Reclaiming boxwood from boxwood blight

Reclaiming boxwood from boxwood blight

Supplement - Special Focus // Disease Control

Recent discoveries and renewed research provide hope for the industry.

May 2, 2018

Cankers caused by boxwood blight
Photos courtesy of HRI

Back in the late 2000s and early 2010s, before boxwood blight became a household name among nurseries, growers reported a slump in sales of boxwood and plentiful inventory. This was during the period where the great recession was in full swing and new housing construction was at low levels. Fast-forward a few years, and it’s a whole different story.

The recession ended, and the U.S. real estate market rebounded. Growers now report an inability to meet consumers’ demands for boxwood—a good scenario. Boxwood is the No. 1 woody plant sold in the U.S. In 2014, the USDA National Agricultural Statistics Service estimated the value of U.S. boxwood production at more than $126 million, beating azalea, holly, hydrangea, arborvitae, and many others. Even some greenhouse producers are handling boxwood at certain times of the year.

With demand for boxwood at an all-time high, it’s unfortunate that growers must contend with boxwood blight, the impact of which is increasingly felt in production. The costs to grow boxwood have reached an all-time high as well for most growers.

While other diseases and pests threaten boxwoods—such as boxwood leafminer, Volutella, and mites—boxwood blight, caused by Calonectria pseudonaviculata, is the primary concern in the U.S. at the moment. This was confirmed at a recent American Boxwood Society (ABS) meeting, where new developments in boxwood blight research were featured. Some in the industry are concerned that the U.S. is on the cusp of exponential boxwood blight spread.

“The American Boxwood Society was overwhelmed at the response to the boxwood blight meeting in Beltsville [Maryland] on Feb. 20, 2018,” says Bennett Saunders, president of ABS. “It is obvious to the society that the industry is very interested in fighting this disease. Indeed, the talks centered on keeping the disease out, but there is an increasing realization that in the future we will manage the disease through better pruning techniques, better groundcover management, more resistant cultivars, and other practices. As this disease becomes better managed, we see a continued strong demand for this ‘Aristocrat of Plants’, in spite of the higher cost of production.”

The spread of boxwood blight

To date, boxwood blight has been positively identified in 25 states. However, consensus among researchers is that it is likely present throughout the contiguous U.S. wherever there is a sizable population of boxwood. Any state where boxwoods are used in the landscape, but the disease hasn’t been reported, may just not have been identified yet. In any event, incidence of boxwood blight is increasing, both in production and landscape settings, as well as in cut greenery. Several reports emerged during the 2017 holiday season of boxwood blight-infected cuttings used and sold in wreaths and greenery in floral arrangements; horticultural inspectors issued quarantines on some of this material.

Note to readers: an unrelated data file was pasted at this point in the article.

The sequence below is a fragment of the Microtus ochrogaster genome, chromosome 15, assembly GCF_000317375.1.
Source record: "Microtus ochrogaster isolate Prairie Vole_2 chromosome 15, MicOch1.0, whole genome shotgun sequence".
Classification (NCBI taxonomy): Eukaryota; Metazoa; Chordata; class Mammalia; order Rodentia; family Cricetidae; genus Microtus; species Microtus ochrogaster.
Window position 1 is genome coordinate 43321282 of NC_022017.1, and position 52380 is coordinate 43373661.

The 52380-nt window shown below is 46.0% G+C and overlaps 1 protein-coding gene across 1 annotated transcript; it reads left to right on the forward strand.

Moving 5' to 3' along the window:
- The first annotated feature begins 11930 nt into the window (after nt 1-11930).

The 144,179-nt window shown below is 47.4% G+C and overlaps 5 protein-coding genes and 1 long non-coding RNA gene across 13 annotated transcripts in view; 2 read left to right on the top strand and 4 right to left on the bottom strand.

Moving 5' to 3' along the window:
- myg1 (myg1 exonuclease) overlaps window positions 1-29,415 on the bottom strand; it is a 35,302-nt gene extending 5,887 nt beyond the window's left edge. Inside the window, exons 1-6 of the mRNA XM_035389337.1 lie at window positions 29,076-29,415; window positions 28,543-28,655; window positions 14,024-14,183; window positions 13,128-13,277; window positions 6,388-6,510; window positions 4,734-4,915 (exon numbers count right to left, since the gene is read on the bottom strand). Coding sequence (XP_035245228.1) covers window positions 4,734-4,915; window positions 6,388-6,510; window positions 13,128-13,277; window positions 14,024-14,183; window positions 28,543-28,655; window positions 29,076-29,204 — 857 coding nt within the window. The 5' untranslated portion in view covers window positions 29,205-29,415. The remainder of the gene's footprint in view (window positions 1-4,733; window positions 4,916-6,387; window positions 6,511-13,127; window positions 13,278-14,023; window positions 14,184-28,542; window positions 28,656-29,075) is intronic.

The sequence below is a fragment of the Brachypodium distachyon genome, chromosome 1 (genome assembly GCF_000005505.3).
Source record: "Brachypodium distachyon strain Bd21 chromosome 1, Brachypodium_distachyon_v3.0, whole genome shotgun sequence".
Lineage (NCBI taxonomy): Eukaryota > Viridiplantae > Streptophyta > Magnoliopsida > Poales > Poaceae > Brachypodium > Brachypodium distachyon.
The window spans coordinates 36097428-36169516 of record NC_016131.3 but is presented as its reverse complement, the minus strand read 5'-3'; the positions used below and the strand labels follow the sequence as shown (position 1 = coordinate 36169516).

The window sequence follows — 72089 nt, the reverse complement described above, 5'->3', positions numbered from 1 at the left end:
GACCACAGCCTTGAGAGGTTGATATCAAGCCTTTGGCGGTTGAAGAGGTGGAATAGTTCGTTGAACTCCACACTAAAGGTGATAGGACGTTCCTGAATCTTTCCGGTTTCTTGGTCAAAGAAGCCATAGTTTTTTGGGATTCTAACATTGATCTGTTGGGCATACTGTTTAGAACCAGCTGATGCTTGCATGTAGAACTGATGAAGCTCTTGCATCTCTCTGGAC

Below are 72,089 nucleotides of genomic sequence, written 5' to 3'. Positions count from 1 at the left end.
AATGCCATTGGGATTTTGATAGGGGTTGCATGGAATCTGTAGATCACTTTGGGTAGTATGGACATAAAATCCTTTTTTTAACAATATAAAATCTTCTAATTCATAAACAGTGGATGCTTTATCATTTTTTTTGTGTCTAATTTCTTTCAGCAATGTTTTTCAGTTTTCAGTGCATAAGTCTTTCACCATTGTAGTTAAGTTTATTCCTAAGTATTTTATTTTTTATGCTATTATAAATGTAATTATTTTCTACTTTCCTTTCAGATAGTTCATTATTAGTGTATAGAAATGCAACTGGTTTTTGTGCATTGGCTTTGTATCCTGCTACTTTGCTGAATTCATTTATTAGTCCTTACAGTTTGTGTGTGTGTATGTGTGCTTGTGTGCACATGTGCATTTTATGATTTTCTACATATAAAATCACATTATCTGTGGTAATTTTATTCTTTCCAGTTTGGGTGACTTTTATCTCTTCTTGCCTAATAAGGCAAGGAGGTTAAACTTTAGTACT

“In any given locality, the fungus that causes boxwood blight is usually moved only short distances, mostly by rain splash, or wind-driven rain…but we help it out in its distribution by inadvertently moving infected plants over large distances via the nursery trade. Diseased boxwood leaves and cankered shoots travel via B&B material, gallon containers, and even in Christmas wreaths,” says Margery Daughtrey, senior extension associate with Cornell University specializing in ornamental plant pathology.

In parts of Europe, where boxwood blight has become almost ubiquitous in production and landscapes, treatment with fungicides is the norm. Eradication is not their primary control strategy, since the disease is widespread. The U.S. may get to that point—or maybe not. Our industry strategy is to keep boxwood blight out of areas, especially historic gardens, relying on a “start clean, stay clean” mantra. Time will tell how successful we are. In the interim, research continues.

Signs of canopy defoliation

Research efforts

Though boxwood blight was only identified in the U.S. in fall 2011, a tremendous amount of research has been done since then. From 2014 to 2017, USDA APHIS has dedicated more than $2.7 million to boxwood blight research through the Farm Bill, Section 10007. Additional research funds have come from the Floriculture and Nursery Research Initiative program through USDA ARS and the IR-4 Ornamental Horticulture Program with funding from USDA APHIS and USDA NIFA. The Horticultural Research Institute (HRI) sponsors research directly in tandem with its education and advocacy efforts.

Early research efforts focused on fungicide efficacy trials. Since then the research has morphed into the investigation of novel control strategies and longer-term solutions.